Photo: Steve Evans

Photo: Steve Evans

In a new article in Foreign Affairs, JSRP Research Director Alex de Waal argues that while the return of oil production to South Sudan is good news in the short term, the country’s longer-term prospects will depend on diversifying their resource base and making peace with their northern neighbour.

Sizzling South Sudan: Why Oil is Not the Whole Story, is part of a five-part Foreign Affairs series examining the world’s fastest-growing economies. South Sudan ranks among them, with “astonishing” 70 percent economic growth projected for this year, in part due to its rapid recovery from an economically catastrophic 2012.  That year, the shutdown of oil production over conflicts with the North forced a contraction of the country’s GDP by 55 percent, while inflation surged 60 percent.

De Waal argues that South Sudan’s return to oil production is a welcome development, but not a long-term solution for the country.  According to industry estimates, the country’s known oil reserves will last only another decade or so. But shared pipelines and distribution networks with the north mean that even short-term oil developments will depend on ongoing cooperation between the two countries.

De Waal, who served as a senior advisor to the African Union-led negotiations between North and South Sudan between 2009 and 2012, calls prospects for this kind of continued collaboration “grim”, citing ongoing conflicts in two Sudanese states near the border with the South, and disputes over the area of Abyei, which both the North and South claim.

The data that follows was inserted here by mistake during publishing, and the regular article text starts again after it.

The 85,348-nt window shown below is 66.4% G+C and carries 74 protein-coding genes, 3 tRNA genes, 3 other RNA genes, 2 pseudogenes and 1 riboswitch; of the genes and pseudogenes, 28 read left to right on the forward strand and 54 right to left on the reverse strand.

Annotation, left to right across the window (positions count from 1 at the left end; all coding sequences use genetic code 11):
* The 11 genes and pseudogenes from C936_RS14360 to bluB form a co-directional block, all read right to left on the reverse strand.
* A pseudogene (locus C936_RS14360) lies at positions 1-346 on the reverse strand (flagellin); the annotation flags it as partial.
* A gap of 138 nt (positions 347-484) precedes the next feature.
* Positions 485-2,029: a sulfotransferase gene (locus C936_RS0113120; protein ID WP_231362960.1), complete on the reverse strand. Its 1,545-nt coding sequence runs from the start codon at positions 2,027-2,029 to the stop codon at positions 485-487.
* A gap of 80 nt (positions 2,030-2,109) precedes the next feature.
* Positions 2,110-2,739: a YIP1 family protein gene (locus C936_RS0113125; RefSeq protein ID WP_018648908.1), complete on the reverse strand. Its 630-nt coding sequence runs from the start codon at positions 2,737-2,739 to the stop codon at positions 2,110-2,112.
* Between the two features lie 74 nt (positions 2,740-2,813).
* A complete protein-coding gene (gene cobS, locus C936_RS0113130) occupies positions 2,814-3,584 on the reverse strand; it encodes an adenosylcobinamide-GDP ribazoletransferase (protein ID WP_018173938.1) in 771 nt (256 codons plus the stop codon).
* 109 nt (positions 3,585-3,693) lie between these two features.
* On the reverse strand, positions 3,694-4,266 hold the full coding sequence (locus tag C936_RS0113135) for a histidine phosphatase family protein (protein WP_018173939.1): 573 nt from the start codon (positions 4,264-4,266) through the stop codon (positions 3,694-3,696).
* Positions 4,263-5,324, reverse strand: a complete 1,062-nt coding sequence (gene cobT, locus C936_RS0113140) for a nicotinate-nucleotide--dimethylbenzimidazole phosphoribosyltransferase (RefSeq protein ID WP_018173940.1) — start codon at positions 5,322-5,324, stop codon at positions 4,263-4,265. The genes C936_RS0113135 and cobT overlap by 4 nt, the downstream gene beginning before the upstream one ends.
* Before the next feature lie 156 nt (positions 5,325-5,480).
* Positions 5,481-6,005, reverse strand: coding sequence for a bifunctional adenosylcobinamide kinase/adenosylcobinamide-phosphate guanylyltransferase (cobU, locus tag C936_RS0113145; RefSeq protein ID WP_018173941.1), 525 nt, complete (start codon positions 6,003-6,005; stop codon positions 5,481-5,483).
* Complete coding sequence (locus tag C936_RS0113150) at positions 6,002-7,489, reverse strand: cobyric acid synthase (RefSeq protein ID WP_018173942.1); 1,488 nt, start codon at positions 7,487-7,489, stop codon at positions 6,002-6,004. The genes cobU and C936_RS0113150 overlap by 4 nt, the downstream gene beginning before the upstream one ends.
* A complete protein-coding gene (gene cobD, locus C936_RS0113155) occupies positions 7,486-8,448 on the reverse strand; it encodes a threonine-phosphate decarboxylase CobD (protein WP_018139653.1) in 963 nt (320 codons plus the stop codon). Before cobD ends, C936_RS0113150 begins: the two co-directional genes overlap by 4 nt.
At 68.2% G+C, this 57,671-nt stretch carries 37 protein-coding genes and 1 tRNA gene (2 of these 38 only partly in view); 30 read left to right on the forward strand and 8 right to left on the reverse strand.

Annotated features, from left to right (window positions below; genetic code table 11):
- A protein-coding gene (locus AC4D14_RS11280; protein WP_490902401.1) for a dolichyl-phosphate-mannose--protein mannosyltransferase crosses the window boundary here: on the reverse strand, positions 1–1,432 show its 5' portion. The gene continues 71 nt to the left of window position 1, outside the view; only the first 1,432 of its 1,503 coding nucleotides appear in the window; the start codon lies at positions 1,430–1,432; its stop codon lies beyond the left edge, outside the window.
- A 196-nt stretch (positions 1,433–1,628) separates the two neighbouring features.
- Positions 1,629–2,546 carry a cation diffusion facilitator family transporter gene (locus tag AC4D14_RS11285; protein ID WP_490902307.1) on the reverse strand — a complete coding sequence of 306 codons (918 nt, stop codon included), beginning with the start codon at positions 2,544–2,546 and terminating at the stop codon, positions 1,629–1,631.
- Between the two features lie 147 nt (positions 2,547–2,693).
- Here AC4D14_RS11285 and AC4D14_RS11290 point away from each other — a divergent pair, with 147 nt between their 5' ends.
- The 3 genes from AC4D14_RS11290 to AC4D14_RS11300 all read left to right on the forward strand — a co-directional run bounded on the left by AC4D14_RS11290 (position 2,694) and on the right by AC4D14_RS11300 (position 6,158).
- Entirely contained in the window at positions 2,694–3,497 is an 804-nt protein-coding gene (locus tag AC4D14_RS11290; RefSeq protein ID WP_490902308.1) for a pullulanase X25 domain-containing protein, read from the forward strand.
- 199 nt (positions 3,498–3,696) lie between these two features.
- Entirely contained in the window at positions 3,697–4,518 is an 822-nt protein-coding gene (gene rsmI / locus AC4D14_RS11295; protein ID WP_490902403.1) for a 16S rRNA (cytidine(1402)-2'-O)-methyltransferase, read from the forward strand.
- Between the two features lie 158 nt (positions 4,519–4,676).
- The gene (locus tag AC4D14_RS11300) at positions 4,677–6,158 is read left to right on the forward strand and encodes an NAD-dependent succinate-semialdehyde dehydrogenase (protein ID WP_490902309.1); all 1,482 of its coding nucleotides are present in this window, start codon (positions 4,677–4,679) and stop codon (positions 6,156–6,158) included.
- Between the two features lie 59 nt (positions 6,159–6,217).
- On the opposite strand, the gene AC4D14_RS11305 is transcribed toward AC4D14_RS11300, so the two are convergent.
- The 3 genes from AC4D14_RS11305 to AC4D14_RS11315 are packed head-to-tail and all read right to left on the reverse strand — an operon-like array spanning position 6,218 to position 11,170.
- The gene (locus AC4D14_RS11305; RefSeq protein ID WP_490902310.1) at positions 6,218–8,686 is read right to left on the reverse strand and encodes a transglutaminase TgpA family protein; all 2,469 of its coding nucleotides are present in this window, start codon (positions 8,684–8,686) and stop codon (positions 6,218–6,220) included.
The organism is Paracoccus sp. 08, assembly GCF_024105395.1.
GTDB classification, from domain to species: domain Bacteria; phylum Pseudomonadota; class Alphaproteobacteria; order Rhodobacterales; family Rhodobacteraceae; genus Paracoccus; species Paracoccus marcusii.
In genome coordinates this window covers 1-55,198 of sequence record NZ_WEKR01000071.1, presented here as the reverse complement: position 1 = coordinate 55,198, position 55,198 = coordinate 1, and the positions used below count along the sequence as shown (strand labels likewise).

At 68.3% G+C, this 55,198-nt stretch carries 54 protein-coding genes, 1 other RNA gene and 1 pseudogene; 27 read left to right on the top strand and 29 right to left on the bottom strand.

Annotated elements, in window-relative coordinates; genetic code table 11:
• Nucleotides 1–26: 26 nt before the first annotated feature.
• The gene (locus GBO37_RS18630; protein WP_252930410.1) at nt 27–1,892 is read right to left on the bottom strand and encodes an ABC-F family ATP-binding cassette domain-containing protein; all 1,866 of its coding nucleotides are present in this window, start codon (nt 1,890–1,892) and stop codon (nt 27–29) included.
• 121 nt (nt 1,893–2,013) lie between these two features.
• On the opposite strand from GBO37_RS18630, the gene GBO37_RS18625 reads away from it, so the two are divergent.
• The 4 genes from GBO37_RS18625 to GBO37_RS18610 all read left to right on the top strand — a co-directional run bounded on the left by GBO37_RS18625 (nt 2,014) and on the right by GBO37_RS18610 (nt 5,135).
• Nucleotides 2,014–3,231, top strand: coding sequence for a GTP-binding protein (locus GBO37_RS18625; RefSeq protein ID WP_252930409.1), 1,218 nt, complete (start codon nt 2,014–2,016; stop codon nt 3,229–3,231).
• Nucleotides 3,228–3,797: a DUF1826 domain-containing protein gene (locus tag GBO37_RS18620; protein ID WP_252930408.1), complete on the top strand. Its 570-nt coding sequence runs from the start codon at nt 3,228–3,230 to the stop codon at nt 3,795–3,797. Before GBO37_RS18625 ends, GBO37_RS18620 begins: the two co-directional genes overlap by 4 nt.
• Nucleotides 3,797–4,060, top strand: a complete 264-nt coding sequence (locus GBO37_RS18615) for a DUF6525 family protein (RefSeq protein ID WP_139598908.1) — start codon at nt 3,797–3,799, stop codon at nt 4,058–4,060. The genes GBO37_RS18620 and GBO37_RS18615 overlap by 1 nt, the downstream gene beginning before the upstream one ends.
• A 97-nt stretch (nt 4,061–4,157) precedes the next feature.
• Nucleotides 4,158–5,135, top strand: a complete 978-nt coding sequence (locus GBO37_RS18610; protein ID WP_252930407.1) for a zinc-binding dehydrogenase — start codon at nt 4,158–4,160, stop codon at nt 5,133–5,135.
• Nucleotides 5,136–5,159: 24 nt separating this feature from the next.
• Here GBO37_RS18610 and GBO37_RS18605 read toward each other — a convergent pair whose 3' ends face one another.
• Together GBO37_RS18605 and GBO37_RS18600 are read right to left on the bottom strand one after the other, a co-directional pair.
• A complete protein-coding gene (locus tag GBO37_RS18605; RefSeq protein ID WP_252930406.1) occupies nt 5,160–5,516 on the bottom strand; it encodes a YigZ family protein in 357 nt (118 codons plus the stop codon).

Given these problems with South Sudan’s oil sector, de Waal writes that in the longer term, the country’s most valuable resources will not be oil, but rather agricultural land and water.  Developing the market for these requires opening the country to foreign investors, from international supporters like the U.S., to immediate neighbours, including Sudan.  To move the country forward, de Waal argues, South Sudan must

establish sound internal governance and the basis for a productive economy in the long term. The country has the advantages of some of the world’s best agricultural land, a globalized population, and a tremendous reservoir of goodwill. It also has the opportunity to bank the peace and cooperation agreements with its northern neighbor. … More than any other single factor, South Sudan’s prospects depend on its ability to build a mutually beneficial relationship with its difficult northern neighbor.

You can read the full article here (registration required).